Success has many fathers, and everyone has a favorite. Poles and Catholics like to highlight the role of the Polish pope, particularly in his inspiring visits to Poland in 1979, 1983, and 1987. Germans and Hungarians single out the contribution of Hungarian reform communists who opened the Iron Curtain and let East Germans escape through it. (Michael Meyer, in a book full of vivid personal recollections of events he witnessed as a Newsweek correspondent, calls this the “untold story” of 1989; well, in English perhaps, but in German it has been often told.) Russianists usually give the largest credit to Gorbachev. Germans on the left make the pitch for their version of détente, known as Ostpolitik ; Americans on the right make it for Ronald Reagan. (Romesh Ratnesar subtitles his dispensable book on Reagan’s 1987 “tear down this wall” speech in Berlin “A City, a President, and the Speech That Ended the Cold War.”)

There is nothing wrong with such a plurality of perspectives. Each illuminates a different part of the elephant, or views the whole beast from a different angle. But whenever an author seizes on a single element and says this is the explanation, the key, you know he is wrong.

Regrettably, Stephen Kotkin, a celebrated historian of the Soviet Union, falls into this trap when he turns his attention to countries he knows less well.2 Uncivil Society contains a lot of meaty, interesting historical explanation of communism’s failure, but it is spoiled by a stridently revisionist argument that 1989 was, as the book’s subtitle suggests, little more than an “implosion of the communist establishment.” This establishment of the party-state, or “uncivil society” (by contrast with what he identifies as the imagined or idealized “civil society” celebrated by dissident and Western intellectuals at the time), “brought down its own system.” Except in Poland, “the focus on the opposition falls into the realm of fiction.”

His polemic peaks in this line: “The GDR [East Germany] was a Ponzi scheme that fell in a bank run.” Now this statement might do as a provocation in the classroom; as a serious assertion in a book it is little short of ludicrous. True, thanks to exhaustive research by historians such as Andre Steiner and Jeffrey Kopstein, we now have a clear understanding of the scale of the GDR’s hard currency debt, and the impact this had on the communist leadership in the autumn of 1989. On becoming party leader in succession to Erich Honecker, who had concealed the depth of the problem from most of his colleagues—and in some sense perhaps even from himself—Egon Krenz asked for an honest report on the country’s economic position. At the end of October, he was told that the GDR was “dependent to the greatest possible extent on capitalistic credit.” But a state is not a bank, let alone a Ponzi scheme. States can live for long periods with large debt burdens. States do not simply “go bankrupt.”

And the GDR was a particular kind of state: it was the Soviet Zone of Occupation turned into a satellite of the Soviet Union. So long as that nuclear-armed superpower was prepared to bear the burden of its satellite states, that state could have continued to exist.3 But Mikhail Gorbachev and his advisers reckoned that their best chance of modernizing the Soviet Union lay in large-scale economic cooperation with the other Germany—the Federal Republic—and other Western partners. Gorbachev felt it was not worth risking that prospect by supporting repression in the GDR. If he, or a different Soviet leader, had made a different call, the GDR could have survived for many years—as a miserable, debt-ridden, crisis-torn country on the front line of a miserable, crisis-torn empire, to be sure, but that would not be the first such case in history.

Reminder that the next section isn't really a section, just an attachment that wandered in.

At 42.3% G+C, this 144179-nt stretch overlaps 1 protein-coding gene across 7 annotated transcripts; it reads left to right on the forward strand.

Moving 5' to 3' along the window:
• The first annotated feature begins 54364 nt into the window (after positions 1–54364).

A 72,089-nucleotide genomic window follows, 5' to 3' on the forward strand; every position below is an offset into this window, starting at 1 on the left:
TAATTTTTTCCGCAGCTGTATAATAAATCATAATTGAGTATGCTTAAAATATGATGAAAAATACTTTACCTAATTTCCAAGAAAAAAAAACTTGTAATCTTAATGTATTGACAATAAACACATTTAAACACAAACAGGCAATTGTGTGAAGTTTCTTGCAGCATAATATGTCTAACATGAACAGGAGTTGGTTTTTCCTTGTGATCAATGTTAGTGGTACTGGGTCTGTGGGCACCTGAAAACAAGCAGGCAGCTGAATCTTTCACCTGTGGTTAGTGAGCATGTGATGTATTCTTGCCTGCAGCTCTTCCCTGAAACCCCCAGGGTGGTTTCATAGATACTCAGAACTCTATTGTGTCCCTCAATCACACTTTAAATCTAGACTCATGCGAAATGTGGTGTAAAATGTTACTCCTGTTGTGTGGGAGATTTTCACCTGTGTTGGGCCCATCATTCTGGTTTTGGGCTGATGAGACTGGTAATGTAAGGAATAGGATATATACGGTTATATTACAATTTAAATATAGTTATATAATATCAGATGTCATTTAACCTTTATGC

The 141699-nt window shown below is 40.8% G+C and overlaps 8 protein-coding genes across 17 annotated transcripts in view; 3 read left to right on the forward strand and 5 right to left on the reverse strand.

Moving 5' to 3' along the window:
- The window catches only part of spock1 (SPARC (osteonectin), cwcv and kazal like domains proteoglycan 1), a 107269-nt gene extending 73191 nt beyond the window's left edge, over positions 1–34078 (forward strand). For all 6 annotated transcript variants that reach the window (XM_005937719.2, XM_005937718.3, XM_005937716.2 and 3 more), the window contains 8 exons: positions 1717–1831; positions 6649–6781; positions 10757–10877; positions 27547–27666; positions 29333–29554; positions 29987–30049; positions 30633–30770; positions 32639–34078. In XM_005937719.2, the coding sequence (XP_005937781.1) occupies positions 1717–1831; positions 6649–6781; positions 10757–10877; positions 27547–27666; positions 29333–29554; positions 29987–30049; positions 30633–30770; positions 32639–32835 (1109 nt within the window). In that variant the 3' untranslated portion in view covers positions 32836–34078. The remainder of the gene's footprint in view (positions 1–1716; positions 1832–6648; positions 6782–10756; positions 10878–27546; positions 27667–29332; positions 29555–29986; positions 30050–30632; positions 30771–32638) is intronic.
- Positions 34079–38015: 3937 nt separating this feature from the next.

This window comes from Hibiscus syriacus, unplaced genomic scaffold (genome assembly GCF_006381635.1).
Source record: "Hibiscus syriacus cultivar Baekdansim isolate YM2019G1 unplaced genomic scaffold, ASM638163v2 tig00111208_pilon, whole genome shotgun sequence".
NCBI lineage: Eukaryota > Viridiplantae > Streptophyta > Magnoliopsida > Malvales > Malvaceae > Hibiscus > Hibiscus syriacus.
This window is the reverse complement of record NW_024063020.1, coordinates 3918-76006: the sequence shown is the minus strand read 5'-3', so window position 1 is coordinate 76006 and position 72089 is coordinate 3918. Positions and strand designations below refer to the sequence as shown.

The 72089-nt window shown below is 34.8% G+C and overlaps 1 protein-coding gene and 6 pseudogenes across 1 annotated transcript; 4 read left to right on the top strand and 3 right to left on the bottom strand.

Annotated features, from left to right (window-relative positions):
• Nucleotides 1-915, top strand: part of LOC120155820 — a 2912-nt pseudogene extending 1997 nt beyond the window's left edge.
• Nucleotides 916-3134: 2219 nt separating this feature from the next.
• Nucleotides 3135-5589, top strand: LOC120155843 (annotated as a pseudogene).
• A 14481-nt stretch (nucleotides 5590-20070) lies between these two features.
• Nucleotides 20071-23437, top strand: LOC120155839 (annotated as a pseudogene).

The metaphor of the bank run, to which Kotkin often returns, shows what else is defective in his thesis. In a bank run, a mass of individuals, acting in panic, in a wholly uncoordinated fashion, run to a bank to get their personal deposits back. They have no other purpose. They have no organization. They articulate no vision of a better bank, let alone of a different banking system in an alternative polity. This is apparently what Kotkin wants to argue.4 Always excepting the Polish case, he sees in the crowds in the streets in 1989 only “social mobilization absent corresponding societal organization.”


And so, referring to the rapid development of Czechoslovakia’s “Velvet Revolution” through mass demonstrations to a nationwide general strike, he writes, “None of this was inspired or led by dissidents or Civic Forum, which was abolished not long after 1989.” So the general strike somehow called itself. When 300,000 people on Wenceslas Square chanted ” Havel na hrad! “—“Havel to the Castle!”—this did not mean that Havel’s biography, personality, or highly visible leadership had anything whatever to do with it. For this was just another “implosion” of a communist establishment. To anyone who was there, or who simply reads the careful accounts by Czech and Western historians who have studied the Velvet Revolution in detail, this claim is as untenable as the one about the Ponzi scheme. This is revisionism on stilts.

The point about such moments of popular mobilization and civil resistance is that, given certain preexisting conditions (including what may be tiny opposition groups and isolated political prisoners like Havel or Aung San Suu Kyi), forms of societal organization such as Civic Forum—improvised, often chaotic, but nonetheless definitely organization—can emerge with extraordinary speed. This is a phenomenon that historians of 1989 should study more deeply, not deny. To claim that popular and opposition agency in East-Central Europe had nothing to do with the outcome is as absurd as it would be to claim that “the people” alone toppled communism and a nuclear-armed empire. As with all historical processes, agency and structure must be understood in a complex interplay.


Heinz Ducklau/AP Images